Monday, February 29, 2016

Gus Lascaris — The Garrulous Greek Guru of Norwood Avenue

by G. Jack Urso

I first saw Gus Lascaris sometime around 1971 on the first day he moved his family onto Norwood Avenue across from our home. He strode in his stocking feet over his car starting from the trunk, over the roof, and onto the hood — jumping off like Zorba the Greek had just emerged from the screen and onto the pavement.   

In the background, the Lascaris home on Norwood Avenue, June 1973.
In the foreground, the Urso's brand new rally red 1973 Plymouth Satellite station wagon.
Gus sometimes had a childlike quality that was almost anarchic. I marveled as he ran across the front lawn and then leapt up the stairs onto the porch. His family and ours rocked with laughter. My parents introduced us. I was about six years old at the time and accustomed to being completely ignored by adults whenever they gathered around. Gus, however, looked at me straight in the eye and asked, “So Jack, what do you think of the neighborhood?”

I paused — I didn’t have a response. One, because I didn’t know I should have an opinion about my neighborhood; two, because no adult ever asked me for my opinion; and three, because no one ever called me Jack, but rather by the more juvenile “Jackie,” a name which I still rue to this day.

In one simple sentence Gus Lascaris became my favorite adult. Plus, walking over a car was pretty freakin’ awesome to a six year old.
The Middle-Class Maharishi
Gus looked like a cross between Groucho Marx and Gabe Kaplan in Welcome Back, Kotter. He had a head of thick black hair, bushy eyebrows, and a full, fat mustache. A pair of black, horn-rimmed glasses completed the ensemble. Georgia, his ever-patient wife, was a classy, socially active lady cut from the same cloth as Eleanor Roosevelt — intelligent and concerned about others. In contrast to Gus’ anarchic antics, Georgia was a placid, cool presence.

The Lascarises owned the Arkay Florist, a flower shop in downtown Albany, NY. The business was started by Gus’ family in 1910 and served countless state workers and politicians for nearly 100 years — with the Lascaris family in charge for 75 of those years. Gus’ family also included daughters Kiki, Pia, and Tina, and Yiayia (Greek for grandmother), Georgia’s solemn widowed mother perpetually dressed in black.
Arkay Florist delivery truck, 1918 (Albany Group Archive).
Gus was adept at establishing his own mystique. He boasted of being able to trace his family lineage back to the Spartan warrior caste in classical Greece — knowing full well that such a claim could not be proved to the descendants of Sicilian dirt farmers. When my mother related her family’s oral tradition of fleeing from the fall of Constantinople in 1453, and thus our own possible Greek heritage, Gus only scoffed and noted that his family didn’t flee the Turks. They stayed and fought while ours were growing zucchinis and stomping grapes in Sicily.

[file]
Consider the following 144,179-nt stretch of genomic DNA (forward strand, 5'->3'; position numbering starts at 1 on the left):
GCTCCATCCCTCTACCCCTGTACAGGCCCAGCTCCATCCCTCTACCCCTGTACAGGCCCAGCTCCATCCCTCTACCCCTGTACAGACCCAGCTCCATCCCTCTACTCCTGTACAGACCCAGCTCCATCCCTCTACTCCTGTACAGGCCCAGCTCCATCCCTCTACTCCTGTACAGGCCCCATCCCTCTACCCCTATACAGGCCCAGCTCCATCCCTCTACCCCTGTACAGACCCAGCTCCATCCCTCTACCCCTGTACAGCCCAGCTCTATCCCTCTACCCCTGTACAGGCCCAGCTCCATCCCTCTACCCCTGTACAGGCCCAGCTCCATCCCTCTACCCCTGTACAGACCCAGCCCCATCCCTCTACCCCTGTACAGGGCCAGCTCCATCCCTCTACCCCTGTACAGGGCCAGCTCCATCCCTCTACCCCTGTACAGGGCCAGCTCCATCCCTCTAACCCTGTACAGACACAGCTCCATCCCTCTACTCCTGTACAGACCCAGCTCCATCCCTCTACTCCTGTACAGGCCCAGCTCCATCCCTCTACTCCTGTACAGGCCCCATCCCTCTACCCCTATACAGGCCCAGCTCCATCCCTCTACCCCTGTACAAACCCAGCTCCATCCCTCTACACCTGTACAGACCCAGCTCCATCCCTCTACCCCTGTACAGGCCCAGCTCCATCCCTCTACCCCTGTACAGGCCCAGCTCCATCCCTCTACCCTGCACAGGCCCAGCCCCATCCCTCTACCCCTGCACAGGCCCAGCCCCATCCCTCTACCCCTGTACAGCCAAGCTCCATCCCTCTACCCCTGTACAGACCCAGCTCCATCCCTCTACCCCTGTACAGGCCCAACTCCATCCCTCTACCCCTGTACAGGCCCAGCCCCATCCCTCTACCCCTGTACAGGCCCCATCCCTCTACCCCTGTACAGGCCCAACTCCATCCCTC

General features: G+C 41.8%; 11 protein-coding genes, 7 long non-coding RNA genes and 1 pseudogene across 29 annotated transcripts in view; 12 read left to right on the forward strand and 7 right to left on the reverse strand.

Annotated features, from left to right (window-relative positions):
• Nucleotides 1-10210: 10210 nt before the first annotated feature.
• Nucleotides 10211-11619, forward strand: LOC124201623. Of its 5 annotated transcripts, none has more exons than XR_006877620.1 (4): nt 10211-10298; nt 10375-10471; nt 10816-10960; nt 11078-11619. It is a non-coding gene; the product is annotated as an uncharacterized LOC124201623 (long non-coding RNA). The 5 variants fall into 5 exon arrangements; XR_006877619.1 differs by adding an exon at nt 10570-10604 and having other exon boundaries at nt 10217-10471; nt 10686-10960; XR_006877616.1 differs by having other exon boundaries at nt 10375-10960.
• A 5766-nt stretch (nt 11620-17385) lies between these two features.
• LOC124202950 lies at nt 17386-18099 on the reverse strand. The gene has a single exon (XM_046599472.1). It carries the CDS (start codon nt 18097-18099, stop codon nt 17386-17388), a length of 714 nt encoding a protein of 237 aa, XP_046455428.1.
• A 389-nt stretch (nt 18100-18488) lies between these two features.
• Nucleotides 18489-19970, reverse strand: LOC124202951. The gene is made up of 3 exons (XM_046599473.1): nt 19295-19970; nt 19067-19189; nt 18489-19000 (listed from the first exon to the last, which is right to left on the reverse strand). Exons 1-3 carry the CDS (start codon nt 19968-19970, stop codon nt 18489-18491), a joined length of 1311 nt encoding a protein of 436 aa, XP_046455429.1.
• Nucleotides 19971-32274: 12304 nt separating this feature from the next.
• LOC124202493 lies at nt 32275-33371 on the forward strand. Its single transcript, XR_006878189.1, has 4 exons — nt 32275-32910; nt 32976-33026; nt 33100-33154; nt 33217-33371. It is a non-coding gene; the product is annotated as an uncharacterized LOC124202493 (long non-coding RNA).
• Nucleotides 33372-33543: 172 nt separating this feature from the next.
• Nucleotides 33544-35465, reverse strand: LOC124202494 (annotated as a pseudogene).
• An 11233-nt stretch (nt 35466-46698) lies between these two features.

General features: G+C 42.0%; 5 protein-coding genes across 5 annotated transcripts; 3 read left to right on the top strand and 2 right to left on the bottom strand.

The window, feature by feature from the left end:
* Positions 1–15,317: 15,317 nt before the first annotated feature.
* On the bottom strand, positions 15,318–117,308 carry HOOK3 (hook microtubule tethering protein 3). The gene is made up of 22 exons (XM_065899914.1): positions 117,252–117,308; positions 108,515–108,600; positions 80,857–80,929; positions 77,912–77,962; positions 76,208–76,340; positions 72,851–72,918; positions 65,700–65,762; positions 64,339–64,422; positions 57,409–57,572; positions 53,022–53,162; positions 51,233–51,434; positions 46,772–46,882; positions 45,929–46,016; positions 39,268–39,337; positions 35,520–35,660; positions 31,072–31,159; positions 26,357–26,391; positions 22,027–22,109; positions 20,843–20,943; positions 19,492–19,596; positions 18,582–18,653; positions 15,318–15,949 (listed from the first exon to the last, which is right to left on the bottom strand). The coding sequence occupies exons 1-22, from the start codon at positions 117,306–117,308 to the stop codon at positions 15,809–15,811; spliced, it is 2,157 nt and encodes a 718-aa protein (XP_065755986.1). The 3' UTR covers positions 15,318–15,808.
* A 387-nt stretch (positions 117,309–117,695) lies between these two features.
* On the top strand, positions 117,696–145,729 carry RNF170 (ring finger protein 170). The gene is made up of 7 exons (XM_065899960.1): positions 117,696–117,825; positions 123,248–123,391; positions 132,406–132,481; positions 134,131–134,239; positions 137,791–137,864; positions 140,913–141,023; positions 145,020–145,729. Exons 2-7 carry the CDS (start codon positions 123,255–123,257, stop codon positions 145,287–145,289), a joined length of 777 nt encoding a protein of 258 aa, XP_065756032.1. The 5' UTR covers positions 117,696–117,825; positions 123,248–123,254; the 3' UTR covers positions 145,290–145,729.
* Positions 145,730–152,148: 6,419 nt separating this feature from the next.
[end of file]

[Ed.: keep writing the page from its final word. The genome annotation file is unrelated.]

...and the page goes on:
Gus either had a basic distrust of authority or full confidence in the incompetence of others — probably a mix of the two. This manifested itself in a variety of ways.

One time, when seated at a restaurant with our family, Gus abruptly stood up and without a word entered the kitchen. After a few minutes he returned to the table.

As he sat down, my mother commented humorously that if he was looking for the bathroom he went in the wrong direction. Gus responded that he actually went into the kitchen to check things out. Mistrustful of the sanitary habits of the help, whenever he ate at a new restaurant Gus walked into the kitchen to inspect the premises. He would observe closely, make comments, and if anyone asked who he was he would tell them he was a health inspector.
I’m not sure how often he got away with it, but there was a certain confident mojo about Gus that was both inspiring and intimidating.
Another time, while cleaning up the Arkay Florist shop alongside my mother, I came across a large box under the counter filled with crumpled up pieces of paper I took for garbage.
“Don’t throw that away!” Gus shouted from the back room. “Those are my receipts.”

Gus went on to explain that he was audited nearly every year. An IRS agent would come into the shop and demand to see Gus’ books. Gus would pull out the box of receipts and say “Here are my books.” The poor agent, usually an unknowing rookie, would then have to spend the next few days going through Gus’ assorted jumble of paper only to find that things checked out. It was an almost annual tradition.  

“Why not just do your taxes yourself?” My mother asked.

“I pay my taxes. I expect service.” Gus declared, knowing full well that if the IRS didn’t send someone he probably wouldn’t pay his taxes — or maybe he would when he got around to it . . . eventually.

With such antics, Gus exposed the cracks in the system. Authority could be challenged, questioned, opposed, played for the fool, and have their knickers twisted in a bunch for no other reason than you’re bored and it amuses you.

Felize Navidadapolis

Our annual family Christmas party was often an opportunity for Gus to hold court. As the adults discussed work and mortgages, I sought out Gus for both his attention and approval. While the former was often attained, the latter was more elusive.

When I showed Gus my new realistic-looking Bicentennial Commemorative musket I received as a gift that year, Gus angrily pushed the barrel away from his face when I showed it to him.

“Never point a gun at anyone!” Gus yelled.

I protested that it was only a toy gun, and the barrel blocked up, but Gus would hear none of it.

“What you do with toy gun you’ll do with a real gun,” Gus noted ominously.

Later in life, it was a lesson I would see play out when a when a young boy at my small religious school accidently killed his older brother while playing around with their father's unsecured hunting rifle. Gus' warning so intimidated me that it stills rings in my ears whenever I see a gun.